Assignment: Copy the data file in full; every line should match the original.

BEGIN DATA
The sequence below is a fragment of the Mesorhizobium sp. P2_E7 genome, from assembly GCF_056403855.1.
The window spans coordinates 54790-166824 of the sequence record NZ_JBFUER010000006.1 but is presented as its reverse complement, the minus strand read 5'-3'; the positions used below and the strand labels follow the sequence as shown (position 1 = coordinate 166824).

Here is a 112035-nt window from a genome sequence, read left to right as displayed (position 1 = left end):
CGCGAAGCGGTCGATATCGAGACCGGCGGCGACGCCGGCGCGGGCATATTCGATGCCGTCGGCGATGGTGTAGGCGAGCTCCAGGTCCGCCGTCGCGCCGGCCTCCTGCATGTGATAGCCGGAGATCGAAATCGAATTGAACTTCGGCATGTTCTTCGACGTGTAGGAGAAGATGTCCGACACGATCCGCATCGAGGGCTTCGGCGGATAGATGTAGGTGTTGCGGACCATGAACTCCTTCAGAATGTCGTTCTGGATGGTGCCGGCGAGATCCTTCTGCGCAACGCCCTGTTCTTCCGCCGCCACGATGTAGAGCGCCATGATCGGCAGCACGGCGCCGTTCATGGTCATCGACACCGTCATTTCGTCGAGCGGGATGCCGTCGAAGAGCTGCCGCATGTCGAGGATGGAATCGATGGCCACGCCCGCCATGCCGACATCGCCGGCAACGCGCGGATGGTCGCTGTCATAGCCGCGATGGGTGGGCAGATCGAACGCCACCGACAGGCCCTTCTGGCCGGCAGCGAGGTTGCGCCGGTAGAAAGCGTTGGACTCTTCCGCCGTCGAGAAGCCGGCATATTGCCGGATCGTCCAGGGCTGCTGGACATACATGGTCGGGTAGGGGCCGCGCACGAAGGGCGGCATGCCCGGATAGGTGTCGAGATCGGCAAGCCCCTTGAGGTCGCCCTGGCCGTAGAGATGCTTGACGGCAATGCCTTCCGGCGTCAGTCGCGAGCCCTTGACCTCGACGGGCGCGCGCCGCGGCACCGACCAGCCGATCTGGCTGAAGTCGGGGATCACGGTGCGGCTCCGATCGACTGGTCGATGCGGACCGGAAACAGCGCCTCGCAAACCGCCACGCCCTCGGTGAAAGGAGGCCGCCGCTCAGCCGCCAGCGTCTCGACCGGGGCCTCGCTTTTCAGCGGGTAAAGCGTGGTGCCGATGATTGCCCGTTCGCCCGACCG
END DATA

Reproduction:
The sequence below is a fragment of the Mesorhizobium sp. P2_E7 genome, from assembly GCF_056403855.1.
The window spans coordinates 54790-166824 of the sequence record NZ_JBFUER010000006.1 but is presented as its reverse complement, the minus strand read 5'-3'; the positions used below and the strand labels follow the sequence as shown (position 1 = coordinate 166824).

Here is a 112035-nt window from a genome sequence, read left to right as displayed (position 1 = left end):
CGCGAAGCGGTCGATATCGAGACCGGCGGCGACGCCGGCGCGGGCATATTCGATGCCGTCGGCGATGGTGTAGGCGAGCTCCAGGTCCGCCGTCGCGCCGGCCTCCTGCATGTGATAGCCGGAGATCGAAATCGAATTGAACTTCGGCATGTTCTTCGACGTGTAGGAGAAGATGTCCGACACGATCCGCATCGAGGGCTTCGGCGGATAGATGTAGGTGTTGCGGACCATGAACTCCTTCAGAATGTCGTTCTGGATGGTGCCGGCGAGATCCTTCTGCGCAACGCCCTGTTCTTCCGCCGCCACGATGTAGAGCGCCATGATCGGCAGCACGGCGCCGTTCATGGTCATCGACACCGTCATTTCGTCGAGCGGGATGCCGTCGAAGAGCTGCCGCATGTCGAGGATGGAATCGATGGCCACGCCCGCCATGCCGACATCGCCGGCAACGCGCGGATGGTCGCTGTCATAGCCGCGATGGGTGGGCAGATCGAACGCCACCGACAGGCCCTTCTGGCCGGCAGCGAGGTTGCGCCGGTAGAAAGCGTTGGACTCTTCCGCCGTCGAGAAGCCGGCATATTGCCGGATCGTCCAGGGCTGCTGGACATACATGGTCGGGTAGGGGCCGCGCACGAAGGGCGGCATGCCCGGATAGGTGTCGAGATCGGCAAGCCCCTTGAGGTCGCCCTGGCCGTAGAGATGCTTGACGGCAATGCCTTCCGGCGTCAGTCGCGAGCCCTTGACCTCGACGGGCGCGCGCCGCGGCACCGACCAGCCGATCTGGCTGAAGTCGGGGATCACGGTGCGGCTCCGATCGACTGGTCGATGCGGACCGGAAACAGCGCCTCGCAAACCGCCACGCCCTCGGTGAAAGGAGGCCGCCGCTCAGCCGCCAGCGTCTCGACCGGGGCCTCGCTTTTCAGCGGGTAAAGCGTGGTGCCGATGATTGCCCGTTCGCCCGACCG